In these early episodes, much of the pleasure and some of the sharpest satire happens in the margins. Hooli marketing teams brainstorm on a seven-person bike. A doctor pauses, mid-examination, to pitch Richard his idea for an app. Heading to work in the Hooli shuttle bus, Richard worries about being able to afford a new apartment in a place where folks pay $4,500 a month to live with five people. “Jesus, why is it so expensive here?” his friend asks, oblivious to the fact that their very presence is the answer. Moments later, they pass a long-haired, middle-aged woman on a folding bicycle—a leftover from a different San Francisco, doubtlessly soon to be priced out of the area. “Uh-oh, there’s another one. Ms. Palo Alto, 2K-14,” the friend scoffs, and then they’re gone—whisked off to the shiny, isolated campus where they work each day to “make the world a better place.”

This smug sense that programmers are improving the world is a favourite target for Judge. While investment bankers or shoe manufacturers might cynically nod toward their philanthropic efforts, those in the tech world seem to have wholeheartedly bought into the delusion. In a recent New Yorker article a young entrepreneur wondered at the phenomenon. “They actually think that Facebook is going to be the panacea for many of the world’s problems,” he told journalist George Packer. “It isn’t cynicism—it’s arrogance and ignorance.”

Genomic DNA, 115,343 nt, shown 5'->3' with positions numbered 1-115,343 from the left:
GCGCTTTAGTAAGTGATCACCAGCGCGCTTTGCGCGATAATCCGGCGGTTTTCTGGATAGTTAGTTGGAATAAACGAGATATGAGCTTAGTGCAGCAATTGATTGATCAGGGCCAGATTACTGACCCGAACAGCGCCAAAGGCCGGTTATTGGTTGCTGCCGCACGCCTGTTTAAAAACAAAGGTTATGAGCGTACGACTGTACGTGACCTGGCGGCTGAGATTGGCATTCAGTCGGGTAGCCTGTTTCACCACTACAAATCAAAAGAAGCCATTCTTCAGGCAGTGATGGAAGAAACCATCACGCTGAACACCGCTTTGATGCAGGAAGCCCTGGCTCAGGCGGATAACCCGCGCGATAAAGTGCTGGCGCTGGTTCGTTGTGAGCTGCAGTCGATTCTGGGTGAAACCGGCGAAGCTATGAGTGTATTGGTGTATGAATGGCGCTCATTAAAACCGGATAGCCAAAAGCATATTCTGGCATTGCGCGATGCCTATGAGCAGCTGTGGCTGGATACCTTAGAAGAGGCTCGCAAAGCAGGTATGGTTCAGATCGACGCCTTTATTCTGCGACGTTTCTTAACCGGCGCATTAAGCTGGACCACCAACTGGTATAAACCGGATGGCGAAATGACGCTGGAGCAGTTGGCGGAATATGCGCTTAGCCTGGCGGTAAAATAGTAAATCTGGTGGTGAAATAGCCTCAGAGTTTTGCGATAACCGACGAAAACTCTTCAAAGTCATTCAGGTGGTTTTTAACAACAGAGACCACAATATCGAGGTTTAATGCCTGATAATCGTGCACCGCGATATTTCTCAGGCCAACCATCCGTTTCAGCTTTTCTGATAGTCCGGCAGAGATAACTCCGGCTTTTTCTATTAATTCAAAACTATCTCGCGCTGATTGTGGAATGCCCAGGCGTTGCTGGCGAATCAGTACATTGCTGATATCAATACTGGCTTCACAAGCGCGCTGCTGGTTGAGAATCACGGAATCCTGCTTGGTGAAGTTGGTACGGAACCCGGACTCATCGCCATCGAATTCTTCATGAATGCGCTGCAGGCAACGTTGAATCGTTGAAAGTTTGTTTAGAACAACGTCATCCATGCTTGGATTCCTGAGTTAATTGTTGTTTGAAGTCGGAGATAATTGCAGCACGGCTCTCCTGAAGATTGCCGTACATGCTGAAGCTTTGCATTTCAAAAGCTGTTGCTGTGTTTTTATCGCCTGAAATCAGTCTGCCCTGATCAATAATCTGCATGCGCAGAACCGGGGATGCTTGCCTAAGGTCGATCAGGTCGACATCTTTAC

In the first scene of the pilot, a newly minted millionaire takes to the stage at his lavish, carefully designed but persistently uncool launch party. After a song by the new mogul’s “close personal friend” Kid Rock, he launches into his speech. “OK, we’re making a lot of money,” he says. “And yes, we’re disrupting digital media. But most importantly…we’re making the world a better place…through constructing elegant hierarchies of maximum code reuse and extensibility.”

The unearthing of these specific character types is one of the rewards of a show set in a new world. The archetypes feel fresh. The nerds aren’t Stars Wars–watching clichés; they’re ambitious, idiosyncratic individuals. The asshole CEO isn’t a Gordon Gekko–style shark; he’s the kind of person who hires his own New Age guru to assure him that “in the hands of the enlightened, hate can be a tool for great change.”

But while the show has fun with the arrogance of the industry, in the end it also embraces the Silicon Valley mythology. The world is fascinating precisely because there is that potential of seeing something you’ve created zoom around the world. There’s that sense of being at the centre of things, of breaking new ground. As viewers, we want Richard and his friends to succeed. We want them to turn Pied Piper into a success, to create a business that isn’t pretentiously dickish in that specific, Silicon Valley way. It’s fun to mock the messianic pretensions of the tech world, but Judge and his fellow creators are smart enough to realize that this sense of possibility—that a geeky kid working on an app with his pals could genuinely be the next Mark Zuckerberg—makes for great television.